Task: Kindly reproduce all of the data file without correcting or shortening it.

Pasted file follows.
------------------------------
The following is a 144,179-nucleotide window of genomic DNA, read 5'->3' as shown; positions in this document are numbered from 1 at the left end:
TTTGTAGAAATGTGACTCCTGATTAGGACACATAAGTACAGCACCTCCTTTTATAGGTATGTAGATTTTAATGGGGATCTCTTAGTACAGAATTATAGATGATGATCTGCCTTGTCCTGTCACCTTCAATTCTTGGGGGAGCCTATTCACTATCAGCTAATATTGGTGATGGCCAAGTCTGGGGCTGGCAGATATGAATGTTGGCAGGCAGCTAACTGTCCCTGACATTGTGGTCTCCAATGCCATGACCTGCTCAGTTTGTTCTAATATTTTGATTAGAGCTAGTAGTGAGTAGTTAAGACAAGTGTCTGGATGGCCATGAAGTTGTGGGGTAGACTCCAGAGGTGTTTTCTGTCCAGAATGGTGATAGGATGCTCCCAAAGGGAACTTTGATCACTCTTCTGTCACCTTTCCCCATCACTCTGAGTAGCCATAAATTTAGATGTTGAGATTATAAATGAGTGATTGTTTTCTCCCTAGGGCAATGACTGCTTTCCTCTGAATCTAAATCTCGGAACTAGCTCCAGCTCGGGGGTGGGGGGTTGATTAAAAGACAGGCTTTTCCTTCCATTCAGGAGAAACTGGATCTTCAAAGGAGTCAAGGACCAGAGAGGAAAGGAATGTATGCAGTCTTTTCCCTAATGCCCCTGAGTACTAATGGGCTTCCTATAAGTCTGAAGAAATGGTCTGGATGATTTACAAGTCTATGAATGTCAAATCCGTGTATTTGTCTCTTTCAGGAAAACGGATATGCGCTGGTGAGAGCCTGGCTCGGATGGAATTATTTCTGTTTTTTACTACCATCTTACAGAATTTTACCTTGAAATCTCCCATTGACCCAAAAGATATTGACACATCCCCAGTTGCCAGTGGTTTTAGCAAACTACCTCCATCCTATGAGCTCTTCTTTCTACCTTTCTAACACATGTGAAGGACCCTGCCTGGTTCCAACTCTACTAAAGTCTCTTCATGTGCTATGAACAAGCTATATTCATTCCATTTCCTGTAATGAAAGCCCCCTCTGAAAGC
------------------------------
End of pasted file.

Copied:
The following is a 144,179-nucleotide window of genomic DNA, read 5'->3' as shown; positions in this document are numbered from 1 at the left end:
TTTGTAGAAATGTGACTCCTGATTAGGACACATAAGTACAGCACCTCCTTTTATAGGTATGTAGATTTTAATGGGGATCTCTTAGTACAGAATTATAGATGATGATCTGCCTTGTCCTGTCACCTTCAATTCTTGGGGGAGCCTATTCACTATCAGCTAATATTGGTGATGGCCAAGTCTGGGGCTGGCAGATATGAATGTTGGCAGGCAGCTAACTGTCCCTGACATTGTGGTCTCCAATGCCATGACCTGCTCAGTTTGTTCTAATATTTTGATTAGAGCTAGTAGTGAGTAGTTAAGACAAGTGTCTGGATGGCCATGAAGTTGTGGGGTAGACTCCAGAGGTGTTTTCTGTCCAGAATGGTGATAGGATGCTCCCAAAGGGAACTTTGATCACTCTTCTGTCACCTTTCCCCATCACTCTGAGTAGCCATAAATTTAGATGTTGAGATTATAAATGAGTGATTGTTTTCTCCCTAGGGCAATGACTGCTTTCCTCTGAATCTAAATCTCGGAACTAGCTCCAGCTCGGGGGTGGGGGGTTGATTAAAAGACAGGCTTTTCCTTCCATTCAGGAGAAACTGGATCTTCAAAGGAGTCAAGGACCAGAGAGGAAAGGAATGTATGCAGTCTTTTCCCTAATGCCCCTGAGTACTAATGGGCTTCCTATAAGTCTGAAGAAATGGTCTGGATGATTTACAAGTCTATGAATGTCAAATCCGTGTATTTGTCTCTTTCAGGAAAACGGATATGCGCTGGTGAGAGCCTGGCTCGGATGGAATTATTTCTGTTTTTTACTACCATCTTACAGAATTTTACCTTGAAATCTCCCATTGACCCAAAAGATATTGACACATCCCCAGTTGCCAGTGGTTTTAGCAAACTACCTCCATCCTATGAGCTCTTCTTTCTACCTTTCTAACACATGTGAAGGACCCTGCCTGGTTCCAACTCTACTAAAGTCTCTTCATGTGCTATGAACAAGCTATATTCATTCCATTTCCTGTAATGAAAGCCCCCTCTGAAAGC